The Government’s policy on future customs arrangements in Northern Ireland is very clear. We will not accept a border between Northern Ireland and the rest of the United Kingdom, and we are committed to avoiding a hard border with Ireland, including any physical infrastructure or related checks and controls.
The Good Friday agreement, which underpins the peace process in Northern Ireland, was not universally welcomed, although it was overwhelmingly welcomed on both sides of the border. One main pillar of the agreement is that there will be no border infrastructure between the north and the south of Ireland. Why can the Secretary of State not tell us categorically today that the answer to my question is that no additional customs officers will be needed for the Irish border? Is it because the Government are going soft on their commitment to the Good Friday agreement?
The latest InterTradeIreland report said that only 8% of cross-border traders had made any plans for post-Brexit trading. How many of the Secretary of State’s new customs officers will be tasked with reassuring those businesses and helping them to prepare for the future?
The reassurance I can give to those businesses is that this Government are committed to leaving the customs union, and to doing so in a way that respects our commitments under the Belfast agreement and the joint report for no hard border on the island of Ireland.
Is it not the case that we cannot know what arrangements, if any, will be needed on the Irish border until we know what kind of deal we have got with the European Union? Is not the EU putting the cart before the horse when it insists on arrangements being made now?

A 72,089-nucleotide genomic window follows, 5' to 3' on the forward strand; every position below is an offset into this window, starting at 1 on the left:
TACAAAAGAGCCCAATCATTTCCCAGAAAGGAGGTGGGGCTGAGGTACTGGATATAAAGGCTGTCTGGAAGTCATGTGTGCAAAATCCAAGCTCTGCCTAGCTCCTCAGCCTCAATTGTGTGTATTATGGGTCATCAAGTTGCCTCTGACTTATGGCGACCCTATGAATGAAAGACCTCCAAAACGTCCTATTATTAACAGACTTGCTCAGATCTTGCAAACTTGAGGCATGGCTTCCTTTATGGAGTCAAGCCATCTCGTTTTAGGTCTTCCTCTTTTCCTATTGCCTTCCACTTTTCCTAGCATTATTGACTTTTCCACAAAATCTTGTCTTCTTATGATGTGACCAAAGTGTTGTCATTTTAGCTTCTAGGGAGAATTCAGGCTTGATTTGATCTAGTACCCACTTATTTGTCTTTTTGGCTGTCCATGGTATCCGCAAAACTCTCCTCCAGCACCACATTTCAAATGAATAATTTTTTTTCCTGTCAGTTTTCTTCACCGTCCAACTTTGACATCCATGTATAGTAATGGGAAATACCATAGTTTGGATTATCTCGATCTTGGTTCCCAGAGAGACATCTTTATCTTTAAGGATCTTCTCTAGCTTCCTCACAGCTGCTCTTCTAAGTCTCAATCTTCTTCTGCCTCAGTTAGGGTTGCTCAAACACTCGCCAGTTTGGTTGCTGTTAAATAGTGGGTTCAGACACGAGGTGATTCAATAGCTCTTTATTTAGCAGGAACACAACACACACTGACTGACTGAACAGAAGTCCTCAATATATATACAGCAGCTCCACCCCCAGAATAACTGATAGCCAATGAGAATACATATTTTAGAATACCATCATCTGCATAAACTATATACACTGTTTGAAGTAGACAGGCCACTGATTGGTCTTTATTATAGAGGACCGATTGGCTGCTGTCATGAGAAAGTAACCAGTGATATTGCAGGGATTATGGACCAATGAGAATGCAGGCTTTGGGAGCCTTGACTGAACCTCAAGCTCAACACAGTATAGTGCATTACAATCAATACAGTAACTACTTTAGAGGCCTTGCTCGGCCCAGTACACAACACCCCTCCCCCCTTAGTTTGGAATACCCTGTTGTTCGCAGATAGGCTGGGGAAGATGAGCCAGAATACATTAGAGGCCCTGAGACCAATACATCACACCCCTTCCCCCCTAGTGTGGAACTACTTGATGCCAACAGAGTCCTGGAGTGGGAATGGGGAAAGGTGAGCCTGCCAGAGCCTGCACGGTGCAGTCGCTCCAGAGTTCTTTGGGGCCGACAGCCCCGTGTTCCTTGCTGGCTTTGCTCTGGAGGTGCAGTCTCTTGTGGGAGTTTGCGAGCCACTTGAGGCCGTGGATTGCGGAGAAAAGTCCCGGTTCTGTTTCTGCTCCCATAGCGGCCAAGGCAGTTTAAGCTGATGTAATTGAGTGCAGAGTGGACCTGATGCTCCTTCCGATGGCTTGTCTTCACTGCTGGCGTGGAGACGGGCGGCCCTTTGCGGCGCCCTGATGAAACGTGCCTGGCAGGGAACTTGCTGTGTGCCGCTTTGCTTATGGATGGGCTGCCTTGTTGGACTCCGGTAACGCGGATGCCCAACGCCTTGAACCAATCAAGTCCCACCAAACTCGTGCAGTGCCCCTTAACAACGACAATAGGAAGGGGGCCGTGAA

Does the Secretary of State agree that with investment in technology, and investing now, we can be ready on day one for trade to continue on the island of Ireland as it has always done, and that there will never be any need for physical infrastructure or customs checks at the border?
It would not be right for me to comment on the work that is being done within government on customs arrangements, suffice it to say that we are committed to no hard border on the island of Ireland, no border down the Irish sea, no new physical infrastructure, and no new related checks and controls.
Does my right hon. Friend agree that as it is our policy that there will be no hard border between the Republic and the north, there is no need for any extra officials, but that if Brussels insists that the Republic puts in a hard border, the customs officials will be required in the Republic, not in Northern Ireland?
I thank the Under-Secretary for welcoming me to the Dispatch Box earlier.
We strongly welcome the Secretary of State’s words today, which are consistent with those of the Chief Constable of the Police Service of Northern Ireland when he warned that any physical infrastructure would be a potential target and could eventually put lives at risk, but if her Government are going to reject a customs union—a realistic proposal put forward by the Labour party—what proposals can she set out to the House today that will make it clear that she can make this “no hard border” work?
May I now welcome the hon. Gentleman to his post? I look forward to working with him over the next few weeks, months and, possibly, years—we never know how long each of us will last.
We have discussed this matter ourselves, and the Government are committed not only to no hard border, but to respecting the result of the referendum, which means that we are leaving the single market and the customs union. We set out possible alternative arrangements in our customs paper last summer and we are working towards them.